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Thoughts on Jeremy Reed

One of the more disappointing rookies this season was Mariners outfielder Jeremy Reed.
First, a review of the projections:

Baseball Forecaster: .259/.333/.385
John Sickels JSPS-2: .287/.351/.413
Baseball Prospectus: .286/.353/.423
Bill James Handbook: .307/.378/.446
Actual Performance: .254/.322/.352

As you can see, only Ron Shandler's Baseball Forecaster came close to predicting what Reed would do, and even Shandler was a bit too optimistic.

So, where does Reed go from here? Looking into his splits, we find that he had a LOT of problems against lefthanded pitchers, hitting just .200/.276/.267 against them, vs. .269/.335/.376 against righties. Improving against southpaws is obviously a necessity. His month-by-month splits are unremarkable. His home/road splits are close, although he showed a bit more pop on the road, not unusual considering the nature of Safeco. Reed was, essentially, consistently mediocre throughout the season. His only really good month was May, when he hit .312/.373/.473.

His hitting charts don't show much. . .he sprayed hits to all fields. All three of his home runs were pulled, but otherwise his extra-base hits are all over the place, some to the opposite field gap, some down either line, some pulled to the gap in right, etc. Nothing remarkable there.

Other than the problems against lefties, the numbers don't tell us much about why he struggled. Scouting-wise, he didn't seem to have too many problems controlling the strike zone. He just didn't hit with the authority expected. He did look tentative at times in games I saw, a bit unsure of himself, but that's hard to quantify. I'm not privy to any particular information about any problems with his swing or approach, and the Mariners were certainly patient with him.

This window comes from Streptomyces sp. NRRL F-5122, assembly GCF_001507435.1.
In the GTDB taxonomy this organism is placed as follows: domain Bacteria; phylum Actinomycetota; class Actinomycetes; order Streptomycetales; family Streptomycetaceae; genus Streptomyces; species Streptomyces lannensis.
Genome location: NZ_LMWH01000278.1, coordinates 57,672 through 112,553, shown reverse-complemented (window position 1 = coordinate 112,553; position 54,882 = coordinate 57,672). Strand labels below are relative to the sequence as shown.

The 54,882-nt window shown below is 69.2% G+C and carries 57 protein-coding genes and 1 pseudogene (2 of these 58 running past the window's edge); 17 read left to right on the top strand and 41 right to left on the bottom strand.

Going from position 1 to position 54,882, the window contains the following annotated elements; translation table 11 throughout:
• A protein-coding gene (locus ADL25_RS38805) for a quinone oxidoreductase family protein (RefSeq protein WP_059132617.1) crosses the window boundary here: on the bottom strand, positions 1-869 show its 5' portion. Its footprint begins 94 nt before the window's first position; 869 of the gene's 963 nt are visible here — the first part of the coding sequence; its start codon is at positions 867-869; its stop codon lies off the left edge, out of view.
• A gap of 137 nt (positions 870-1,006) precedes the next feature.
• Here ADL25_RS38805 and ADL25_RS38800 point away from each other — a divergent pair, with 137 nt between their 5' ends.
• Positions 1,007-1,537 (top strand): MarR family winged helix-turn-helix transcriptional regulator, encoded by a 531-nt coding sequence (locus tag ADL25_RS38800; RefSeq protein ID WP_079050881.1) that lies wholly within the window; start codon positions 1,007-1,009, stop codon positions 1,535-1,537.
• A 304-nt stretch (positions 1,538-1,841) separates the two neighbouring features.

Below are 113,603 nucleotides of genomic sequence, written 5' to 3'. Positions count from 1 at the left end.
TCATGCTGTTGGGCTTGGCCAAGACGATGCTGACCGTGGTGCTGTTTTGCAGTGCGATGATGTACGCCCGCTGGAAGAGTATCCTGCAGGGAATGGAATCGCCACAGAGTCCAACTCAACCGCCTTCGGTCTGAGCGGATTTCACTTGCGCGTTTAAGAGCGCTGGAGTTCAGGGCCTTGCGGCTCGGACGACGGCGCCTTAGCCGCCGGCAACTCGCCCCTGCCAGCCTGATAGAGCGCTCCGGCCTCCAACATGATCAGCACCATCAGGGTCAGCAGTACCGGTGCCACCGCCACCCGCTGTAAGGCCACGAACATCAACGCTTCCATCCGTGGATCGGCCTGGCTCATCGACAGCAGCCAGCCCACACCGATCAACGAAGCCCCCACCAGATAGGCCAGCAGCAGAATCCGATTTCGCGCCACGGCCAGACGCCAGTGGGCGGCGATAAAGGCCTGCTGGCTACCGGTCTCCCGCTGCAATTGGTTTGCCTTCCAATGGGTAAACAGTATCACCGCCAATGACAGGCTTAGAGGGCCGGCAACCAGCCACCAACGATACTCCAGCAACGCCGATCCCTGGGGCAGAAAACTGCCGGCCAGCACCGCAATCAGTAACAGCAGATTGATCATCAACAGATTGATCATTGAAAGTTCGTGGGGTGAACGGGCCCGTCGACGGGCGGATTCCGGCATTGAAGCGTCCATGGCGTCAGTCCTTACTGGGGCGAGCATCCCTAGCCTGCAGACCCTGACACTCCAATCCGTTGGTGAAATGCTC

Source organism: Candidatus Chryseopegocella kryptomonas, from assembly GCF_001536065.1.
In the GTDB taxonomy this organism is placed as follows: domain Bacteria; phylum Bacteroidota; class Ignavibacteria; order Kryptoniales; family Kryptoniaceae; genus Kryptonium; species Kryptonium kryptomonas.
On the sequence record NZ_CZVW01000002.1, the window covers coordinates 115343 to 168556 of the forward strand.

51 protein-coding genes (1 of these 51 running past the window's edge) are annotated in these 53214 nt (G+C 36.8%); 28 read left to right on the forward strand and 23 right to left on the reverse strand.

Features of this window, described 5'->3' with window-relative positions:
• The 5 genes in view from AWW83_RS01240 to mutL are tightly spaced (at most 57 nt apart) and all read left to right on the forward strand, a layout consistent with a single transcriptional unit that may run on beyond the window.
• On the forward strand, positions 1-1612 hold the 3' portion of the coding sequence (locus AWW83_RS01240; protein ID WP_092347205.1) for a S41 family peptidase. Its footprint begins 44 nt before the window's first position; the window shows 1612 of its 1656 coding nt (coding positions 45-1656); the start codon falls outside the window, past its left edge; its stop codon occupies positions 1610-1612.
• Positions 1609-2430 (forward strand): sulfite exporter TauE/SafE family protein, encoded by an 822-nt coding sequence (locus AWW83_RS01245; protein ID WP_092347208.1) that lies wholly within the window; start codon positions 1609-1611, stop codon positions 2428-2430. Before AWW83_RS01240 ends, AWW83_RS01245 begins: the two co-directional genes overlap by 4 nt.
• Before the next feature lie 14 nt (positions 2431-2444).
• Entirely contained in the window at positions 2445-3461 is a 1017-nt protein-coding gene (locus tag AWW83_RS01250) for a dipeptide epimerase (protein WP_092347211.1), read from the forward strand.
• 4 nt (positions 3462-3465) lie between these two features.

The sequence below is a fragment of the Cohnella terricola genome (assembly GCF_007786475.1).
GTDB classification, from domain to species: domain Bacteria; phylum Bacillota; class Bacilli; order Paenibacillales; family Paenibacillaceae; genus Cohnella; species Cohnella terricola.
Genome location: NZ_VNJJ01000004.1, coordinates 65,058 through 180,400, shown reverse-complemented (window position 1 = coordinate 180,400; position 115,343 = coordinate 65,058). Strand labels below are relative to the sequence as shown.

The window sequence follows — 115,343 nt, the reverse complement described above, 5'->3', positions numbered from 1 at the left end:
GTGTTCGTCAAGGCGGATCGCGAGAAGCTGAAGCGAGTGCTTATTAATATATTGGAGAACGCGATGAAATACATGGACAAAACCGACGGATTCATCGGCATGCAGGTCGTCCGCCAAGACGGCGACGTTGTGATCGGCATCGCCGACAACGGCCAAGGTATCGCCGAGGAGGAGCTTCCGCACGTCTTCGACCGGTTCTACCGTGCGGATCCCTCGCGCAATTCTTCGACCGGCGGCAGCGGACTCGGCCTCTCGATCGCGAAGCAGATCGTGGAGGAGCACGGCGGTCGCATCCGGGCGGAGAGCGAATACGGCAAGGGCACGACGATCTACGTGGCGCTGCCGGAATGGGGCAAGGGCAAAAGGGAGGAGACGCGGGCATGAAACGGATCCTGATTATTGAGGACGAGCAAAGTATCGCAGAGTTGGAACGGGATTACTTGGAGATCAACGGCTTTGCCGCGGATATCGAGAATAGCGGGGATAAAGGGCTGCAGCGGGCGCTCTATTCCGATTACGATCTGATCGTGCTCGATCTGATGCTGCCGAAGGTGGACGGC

One factor to consider is injury. Although Reed got into 141 games, he was bothered by injuries through most of the season, including a sore foot, a concussion, and chronic pain in his left wrist. The wrist apparently bothered him all season, and was eventually diagnosed with a torn ligament, ending his season early. Wrist problems can be a serious handicap for a hitter. Many hitters who try to play through wrist injuries end up making the problem worse, and obviously it can have a detrimental impact on performance. It's impossible to know how much the wrist was responsible for Reed's numbers this year, but I wouldn't be surprised if it was a major factor.

The year wasn't all negative. Reed turned out to be an excellent defensive center fielder (word of mouth, more below), which helped him keep his job even when he wasn't hitting well. This is important because defense was a question for him entering the season. Some scouts didn't think his range was good enough for center field, at least not in Safeco. NOTE: I've spent the last half hour trying to quantify Reed's defensive statistics to see if the "excellent" word-of-mouth rating is backed up by the numbers, but I'm having internet problems today and keep getting "timed out" of all the websites I normally use for stats. If anyone can post his defensive numbers in the comments, I would appreciate it. It would be a good thing to discuss.

Anyhow, I have not given up on Reed, and I expect he will rebound next year. That is more opinion than anything else, but I don't think what he did in the minors was a complete fluke, and I still expect him to emerge as a .280-.300 style hitter, with sound overall on-base skills and a bit of power. Mark Kotsay is a comparison I'd use. Let's see what Reed can do without a bum wrist before giving up on him.